You know how sometimes, you just need to watch “The Notebook” or listen to Coldplay’s “Fix You” so that you can get in a good cry and then after, you’re good to go? Or maybe you’re one of those strange humans who enjoy terror in a controlled environment and voluntarily subject yourself to horror movies so you can feel alive and afraid in safe scenarios.
Welp, have we got the perfect holiday for you! Apparently, June 18 is International Panic Day and you’re supposed to celebrate by publicly airing out the fears and worries that cause you panic. (Though, for some of us, that’s just a regular Thursday.) This tongue-in-cheek holiday was originally created to bring awareness to mental health issues like panic attacks and panic disorders, which affect 2.7% of the U.S. population.
Thanks to COVID and increased stress in general, more and more people are experiencing less than optimal mental health, and International Panic Day encourages us to slow down, reflect on how we’re doing, and seek help without fear of stigmatization or hesitation. Read on for some quick and easy facts about panic attacks and panic disorder — as well as tips for how to deal with those symptoms.
What is panic disorder?
It’s completely natural and normal for you to feel moments of panic or anxiety during your life — after all, have you ever lost sight of your toddler in the middle of Costco on a busy Saturday morning or found your genius child elbow deep in the toilet?
Panic attacks and panic disorder are slightly different, though. Panic disorder is an anxiety disorder that causes panic attacks — a sudden onset of terror in moments that do not warrant such a response. You can feel out of control or like you’re dying — and because they can happen without warning, you may start avoiding places you’ve had panic attacks or stay home out of fear of having a panic attack in public.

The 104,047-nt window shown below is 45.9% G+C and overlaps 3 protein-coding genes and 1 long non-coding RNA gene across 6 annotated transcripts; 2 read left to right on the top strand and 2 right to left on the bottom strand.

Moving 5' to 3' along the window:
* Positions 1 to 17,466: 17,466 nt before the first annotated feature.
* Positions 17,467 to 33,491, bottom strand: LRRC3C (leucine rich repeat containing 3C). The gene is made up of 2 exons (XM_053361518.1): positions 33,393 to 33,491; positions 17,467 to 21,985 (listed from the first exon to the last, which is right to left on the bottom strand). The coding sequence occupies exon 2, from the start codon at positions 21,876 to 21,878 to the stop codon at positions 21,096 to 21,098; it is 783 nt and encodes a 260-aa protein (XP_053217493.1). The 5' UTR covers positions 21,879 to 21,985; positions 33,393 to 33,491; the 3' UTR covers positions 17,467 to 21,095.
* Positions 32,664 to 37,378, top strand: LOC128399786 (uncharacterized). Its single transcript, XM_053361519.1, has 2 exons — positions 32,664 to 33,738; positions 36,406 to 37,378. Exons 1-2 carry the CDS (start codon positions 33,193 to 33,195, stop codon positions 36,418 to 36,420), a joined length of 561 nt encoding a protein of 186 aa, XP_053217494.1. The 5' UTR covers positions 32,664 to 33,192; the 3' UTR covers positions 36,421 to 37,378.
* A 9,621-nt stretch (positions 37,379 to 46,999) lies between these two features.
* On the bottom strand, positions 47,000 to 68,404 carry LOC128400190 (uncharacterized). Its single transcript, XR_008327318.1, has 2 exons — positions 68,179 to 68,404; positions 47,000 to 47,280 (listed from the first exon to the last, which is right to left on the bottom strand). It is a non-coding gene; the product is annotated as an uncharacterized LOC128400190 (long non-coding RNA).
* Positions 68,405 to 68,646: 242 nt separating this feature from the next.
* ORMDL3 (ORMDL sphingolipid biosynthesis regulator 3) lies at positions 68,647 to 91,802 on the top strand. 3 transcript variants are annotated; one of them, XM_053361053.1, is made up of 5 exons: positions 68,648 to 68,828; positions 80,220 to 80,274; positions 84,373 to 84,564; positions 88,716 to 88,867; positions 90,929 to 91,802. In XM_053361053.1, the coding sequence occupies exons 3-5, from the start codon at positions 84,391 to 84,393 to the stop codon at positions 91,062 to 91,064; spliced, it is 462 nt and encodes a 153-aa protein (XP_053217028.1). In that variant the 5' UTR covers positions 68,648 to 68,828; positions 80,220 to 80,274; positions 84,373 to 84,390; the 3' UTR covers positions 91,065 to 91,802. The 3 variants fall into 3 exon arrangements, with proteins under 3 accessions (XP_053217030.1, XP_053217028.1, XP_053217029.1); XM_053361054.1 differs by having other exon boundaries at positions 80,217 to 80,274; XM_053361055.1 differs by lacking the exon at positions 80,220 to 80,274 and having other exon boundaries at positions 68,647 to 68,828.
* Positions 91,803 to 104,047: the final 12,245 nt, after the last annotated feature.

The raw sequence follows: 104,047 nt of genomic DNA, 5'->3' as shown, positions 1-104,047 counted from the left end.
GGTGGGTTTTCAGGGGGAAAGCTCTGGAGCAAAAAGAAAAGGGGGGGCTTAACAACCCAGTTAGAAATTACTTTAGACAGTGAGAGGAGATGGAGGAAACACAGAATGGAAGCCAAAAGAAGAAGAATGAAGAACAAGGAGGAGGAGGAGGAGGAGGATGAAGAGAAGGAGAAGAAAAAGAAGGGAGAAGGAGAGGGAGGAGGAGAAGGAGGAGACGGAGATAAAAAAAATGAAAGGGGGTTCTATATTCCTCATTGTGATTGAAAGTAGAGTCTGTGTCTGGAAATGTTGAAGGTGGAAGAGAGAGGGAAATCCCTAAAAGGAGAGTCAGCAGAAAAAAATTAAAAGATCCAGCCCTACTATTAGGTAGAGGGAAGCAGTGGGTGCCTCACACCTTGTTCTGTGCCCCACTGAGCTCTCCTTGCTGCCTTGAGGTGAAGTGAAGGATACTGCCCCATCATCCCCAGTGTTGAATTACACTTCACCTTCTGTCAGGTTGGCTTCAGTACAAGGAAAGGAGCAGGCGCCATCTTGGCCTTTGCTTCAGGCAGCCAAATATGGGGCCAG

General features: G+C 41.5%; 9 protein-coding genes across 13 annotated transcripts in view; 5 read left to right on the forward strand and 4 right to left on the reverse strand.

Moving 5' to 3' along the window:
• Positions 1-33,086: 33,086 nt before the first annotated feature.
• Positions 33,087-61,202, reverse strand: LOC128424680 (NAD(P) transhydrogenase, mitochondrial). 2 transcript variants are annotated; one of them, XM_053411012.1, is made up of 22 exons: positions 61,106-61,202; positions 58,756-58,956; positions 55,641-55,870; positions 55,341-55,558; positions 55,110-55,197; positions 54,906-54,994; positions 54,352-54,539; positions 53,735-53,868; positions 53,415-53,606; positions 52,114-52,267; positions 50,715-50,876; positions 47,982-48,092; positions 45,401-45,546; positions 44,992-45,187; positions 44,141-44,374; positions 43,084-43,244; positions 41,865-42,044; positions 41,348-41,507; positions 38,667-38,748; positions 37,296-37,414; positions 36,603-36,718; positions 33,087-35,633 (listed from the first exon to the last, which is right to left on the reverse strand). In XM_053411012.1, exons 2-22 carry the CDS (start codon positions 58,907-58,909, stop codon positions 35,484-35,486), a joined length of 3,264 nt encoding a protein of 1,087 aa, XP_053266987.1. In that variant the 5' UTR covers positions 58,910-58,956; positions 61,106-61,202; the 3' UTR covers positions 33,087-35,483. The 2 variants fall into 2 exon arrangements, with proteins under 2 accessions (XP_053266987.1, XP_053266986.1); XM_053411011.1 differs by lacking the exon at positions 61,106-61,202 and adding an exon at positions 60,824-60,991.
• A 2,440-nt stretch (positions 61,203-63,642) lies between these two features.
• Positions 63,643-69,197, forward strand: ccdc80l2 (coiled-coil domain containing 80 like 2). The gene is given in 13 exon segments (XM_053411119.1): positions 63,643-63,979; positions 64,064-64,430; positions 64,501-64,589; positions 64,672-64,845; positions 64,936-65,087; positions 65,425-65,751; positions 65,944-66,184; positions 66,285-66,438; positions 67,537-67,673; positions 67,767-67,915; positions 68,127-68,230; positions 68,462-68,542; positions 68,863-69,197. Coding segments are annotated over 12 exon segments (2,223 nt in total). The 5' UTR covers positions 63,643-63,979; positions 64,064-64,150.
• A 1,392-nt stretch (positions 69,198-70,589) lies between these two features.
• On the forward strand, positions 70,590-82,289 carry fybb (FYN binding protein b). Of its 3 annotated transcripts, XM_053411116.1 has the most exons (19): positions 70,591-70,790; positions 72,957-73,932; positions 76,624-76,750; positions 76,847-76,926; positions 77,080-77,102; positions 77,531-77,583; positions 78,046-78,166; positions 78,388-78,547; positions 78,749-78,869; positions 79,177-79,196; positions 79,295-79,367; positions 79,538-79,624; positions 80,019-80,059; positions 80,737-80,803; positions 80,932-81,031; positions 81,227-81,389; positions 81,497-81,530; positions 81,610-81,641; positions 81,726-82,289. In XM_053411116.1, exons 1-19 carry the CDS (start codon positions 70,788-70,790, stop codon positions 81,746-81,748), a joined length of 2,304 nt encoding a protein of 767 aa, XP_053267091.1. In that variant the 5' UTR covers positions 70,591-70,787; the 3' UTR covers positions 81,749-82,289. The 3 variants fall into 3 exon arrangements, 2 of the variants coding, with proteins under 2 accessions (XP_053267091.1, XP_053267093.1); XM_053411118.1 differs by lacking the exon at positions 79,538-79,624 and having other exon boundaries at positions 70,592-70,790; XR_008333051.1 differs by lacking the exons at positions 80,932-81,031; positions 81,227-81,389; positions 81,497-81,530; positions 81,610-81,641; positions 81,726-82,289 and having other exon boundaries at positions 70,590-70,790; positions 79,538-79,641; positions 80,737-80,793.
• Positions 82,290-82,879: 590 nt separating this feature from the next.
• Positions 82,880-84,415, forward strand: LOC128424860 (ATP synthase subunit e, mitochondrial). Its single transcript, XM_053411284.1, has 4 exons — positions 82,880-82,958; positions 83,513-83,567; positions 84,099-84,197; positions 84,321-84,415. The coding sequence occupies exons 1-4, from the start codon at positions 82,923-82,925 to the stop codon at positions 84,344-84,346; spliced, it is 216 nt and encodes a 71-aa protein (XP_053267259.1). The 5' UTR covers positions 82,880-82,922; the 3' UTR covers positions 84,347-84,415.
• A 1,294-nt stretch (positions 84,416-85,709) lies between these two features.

Doctors typically look for at least four of the following symptoms of a panic attack:
- Shortness of breath
- Chest or stomach pain
- Choking sensation
- Vertigo or weakness
- Feel like you’re losing your mind
- Feel like you’re dying
- Feel like you’re detached from yourself
- Feel hot or cold chills
- Numbness or tingling in hands
- Heart palpitations
Panic attacks usually start in young adulthood and are also 2.5 times more likely in women than men — with the gap between women and men widening as age increases. Women are also more likely to suffer debilitating forms of panic disorder and tend to report shortness of breath, feeling like they’re being smothered, and nausea. Men are more likely to report symptoms of sweating and stomach pains.
How to deal with panic attacks
If you suffer from panic attacks or panic disorder, there are some steps you can take to help you cope.
1) Recognize your triggers
Panic attacks can often start when you’re experiencing a lot of stress — which, honestly, isn’t super helpful when you’re existing in COVID times — so if you’re about to enter a period of increased stress (or you’re currently in that season), you may want to speak to a mental health professional or be proactive about medication as well as take preemptive measures to eliminate some of that stress.